26 August 2008

The West and Russia: Moral Hierarchy or Equality?

Apparently, undermining some generic Western media source's earlier prediction/speculation/wild guess that Russia would not want to undermine its own position vis-a-vis the Chechens by recognizing South Ossetian and Abkhazian independence, it has done exactly that. So much for the civilizing force of hypocrisy? (Just imagine a third party attempting to secure an agreement by Russia to the "non-use of force" with the Chechens, which is what the Russians have insisted on the Georgians doing with regard to their breakaway regions.)

Meanwhile, the West finds itself continuing to stand by "the independence, the sovereignty and the territorial integrity of Georgia." Two sides playing at the same hypocrisy game?


20 August 2008

Right on, Mr. Gorbachev

Mikhail Gorbachev himself in the NY Times on the crisis over Georgia. The thrust of his warning:

In recent days, Secretary of State Condoleezza Rice and President Bush have been promising to isolate Russia. Some American politicians have threatened to expel it from the Group of 8 industrialized nations, to abolish the NATO-Russia Council and to keep Russia out of the World Trade Organization.

These are empty threats. For some time now, Russians have been wondering: If our opinion counts for nothing in those institutions, do we really need them? Just to sit at the nicely set dinner table and listen to lectures?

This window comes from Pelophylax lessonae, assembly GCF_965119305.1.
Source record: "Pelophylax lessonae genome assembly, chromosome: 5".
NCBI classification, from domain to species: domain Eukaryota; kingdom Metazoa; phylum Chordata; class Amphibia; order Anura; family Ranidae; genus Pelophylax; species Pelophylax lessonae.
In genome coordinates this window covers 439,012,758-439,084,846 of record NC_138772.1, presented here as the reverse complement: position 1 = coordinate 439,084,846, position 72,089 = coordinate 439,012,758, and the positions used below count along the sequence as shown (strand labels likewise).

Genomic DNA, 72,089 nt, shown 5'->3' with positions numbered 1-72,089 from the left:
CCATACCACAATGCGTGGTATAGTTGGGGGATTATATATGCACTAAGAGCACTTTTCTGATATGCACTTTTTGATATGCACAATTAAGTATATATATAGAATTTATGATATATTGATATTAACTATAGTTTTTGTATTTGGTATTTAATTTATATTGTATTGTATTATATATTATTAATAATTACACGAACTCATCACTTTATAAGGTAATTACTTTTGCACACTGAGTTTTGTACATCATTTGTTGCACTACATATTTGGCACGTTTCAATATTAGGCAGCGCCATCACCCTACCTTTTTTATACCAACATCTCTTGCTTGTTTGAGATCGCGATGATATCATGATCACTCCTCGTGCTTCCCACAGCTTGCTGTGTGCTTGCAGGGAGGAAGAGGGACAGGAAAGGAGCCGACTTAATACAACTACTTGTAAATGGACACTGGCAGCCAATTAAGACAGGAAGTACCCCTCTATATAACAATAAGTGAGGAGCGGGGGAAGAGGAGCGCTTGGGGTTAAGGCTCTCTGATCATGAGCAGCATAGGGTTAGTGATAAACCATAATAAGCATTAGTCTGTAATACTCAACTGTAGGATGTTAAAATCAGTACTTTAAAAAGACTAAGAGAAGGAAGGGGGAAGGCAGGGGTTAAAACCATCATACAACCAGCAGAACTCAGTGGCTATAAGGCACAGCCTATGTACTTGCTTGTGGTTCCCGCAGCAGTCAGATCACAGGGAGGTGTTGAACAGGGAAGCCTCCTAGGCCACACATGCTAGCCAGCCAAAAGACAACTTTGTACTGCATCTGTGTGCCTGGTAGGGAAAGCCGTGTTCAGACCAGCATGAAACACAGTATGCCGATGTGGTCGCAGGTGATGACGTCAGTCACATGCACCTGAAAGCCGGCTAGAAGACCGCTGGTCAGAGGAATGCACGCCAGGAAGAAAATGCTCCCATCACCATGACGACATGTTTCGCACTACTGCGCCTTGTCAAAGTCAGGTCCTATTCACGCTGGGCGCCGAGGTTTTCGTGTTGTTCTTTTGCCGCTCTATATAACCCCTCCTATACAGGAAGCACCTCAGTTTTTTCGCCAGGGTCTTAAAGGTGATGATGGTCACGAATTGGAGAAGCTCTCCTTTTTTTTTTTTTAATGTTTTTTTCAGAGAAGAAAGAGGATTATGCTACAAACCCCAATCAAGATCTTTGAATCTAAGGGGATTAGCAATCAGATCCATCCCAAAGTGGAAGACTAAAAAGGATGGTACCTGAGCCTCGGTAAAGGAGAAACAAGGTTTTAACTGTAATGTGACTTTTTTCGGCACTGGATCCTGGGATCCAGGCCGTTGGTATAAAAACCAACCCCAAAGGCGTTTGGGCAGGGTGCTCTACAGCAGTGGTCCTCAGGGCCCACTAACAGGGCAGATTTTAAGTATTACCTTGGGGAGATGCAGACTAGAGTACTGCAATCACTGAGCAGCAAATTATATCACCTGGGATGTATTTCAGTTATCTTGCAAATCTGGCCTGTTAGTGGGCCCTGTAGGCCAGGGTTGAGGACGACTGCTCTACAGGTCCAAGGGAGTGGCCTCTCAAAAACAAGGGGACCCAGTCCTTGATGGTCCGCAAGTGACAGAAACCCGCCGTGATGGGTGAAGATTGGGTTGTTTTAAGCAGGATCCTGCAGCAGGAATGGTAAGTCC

Indeed, Russia has long been told to simply accept the facts. Here’s the independence of Kosovo for you. Here’s the abrogation of the Antiballistic Missile Treaty, and the American decision to place missile defenses in neighboring countries. Here’s the unending expansion of NATO. All of these moves have been set against the backdrop of sweet talk about partnership. Why would anyone put up with such a charade?

There is much talk now in the United States about rethinking relations with Russia. One thing that should definitely be rethought: the habit of talking to Russia in a condescending way, without regard for its positions and interests.

Our two countries could develop a serious agenda for genuine, rather than token, cooperation. Many Americans, as well as Russians, understand the need for this. But is the same true of the political leaders?


Welcome to the Palmerston Conservatory

As I write on the computer, there is one double bass practice in the room directly above me and a separate unrelated double bass practice in the room at the opposite end of this floor. While the two perhaps cannot hear each other, both are quite audible from the computer, leading to an interesting new postmodern composition.